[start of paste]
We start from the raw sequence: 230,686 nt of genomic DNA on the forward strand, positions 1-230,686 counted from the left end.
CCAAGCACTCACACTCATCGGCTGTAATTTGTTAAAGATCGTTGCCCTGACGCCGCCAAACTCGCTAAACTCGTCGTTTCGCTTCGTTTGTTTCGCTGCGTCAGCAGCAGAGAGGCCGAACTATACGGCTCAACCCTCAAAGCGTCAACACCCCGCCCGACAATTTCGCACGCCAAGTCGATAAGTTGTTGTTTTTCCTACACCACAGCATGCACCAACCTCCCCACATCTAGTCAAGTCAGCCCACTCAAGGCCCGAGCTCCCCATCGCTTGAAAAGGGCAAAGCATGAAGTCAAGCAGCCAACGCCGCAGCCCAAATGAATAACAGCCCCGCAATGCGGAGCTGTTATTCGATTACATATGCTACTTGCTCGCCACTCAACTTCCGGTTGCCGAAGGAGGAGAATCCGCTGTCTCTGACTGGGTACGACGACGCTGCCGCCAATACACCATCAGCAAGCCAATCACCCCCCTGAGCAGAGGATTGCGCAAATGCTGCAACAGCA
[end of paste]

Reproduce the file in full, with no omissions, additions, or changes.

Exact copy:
We start from the raw sequence: 230,686 nt of genomic DNA on the forward strand, positions 1-230,686 counted from the left end.
CCAAGCACTCACACTCATCGGCTGTAATTTGTTAAAGATCGTTGCCCTGACGCCGCCAAACTCGCTAAACTCGTCGTTTCGCTTCGTTTGTTTCGCTGCGTCAGCAGCAGAGAGGCCGAACTATACGGCTCAACCCTCAAAGCGTCAACACCCCGCCCGACAATTTCGCACGCCAAGTCGATAAGTTGTTGTTTTTCCTACACCACAGCATGCACCAACCTCCCCACATCTAGTCAAGTCAGCCCACTCAAGGCCCGAGCTCCCCATCGCTTGAAAAGGGCAAAGCATGAAGTCAAGCAGCCAACGCCGCAGCCCAAATGAATAACAGCCCCGCAATGCGGAGCTGTTATTCGATTACATATGCTACTTGCTCGCCACTCAACTTCCGGTTGCCGAAGGAGGAGAATCCGCTGTCTCTGACTGGGTACGACGACGCTGCCGCCAATACACCATCAGCAAGCCAATCACCCCCCTGAGCAGAGGATTGCGCAAATGCTGCAACAGCA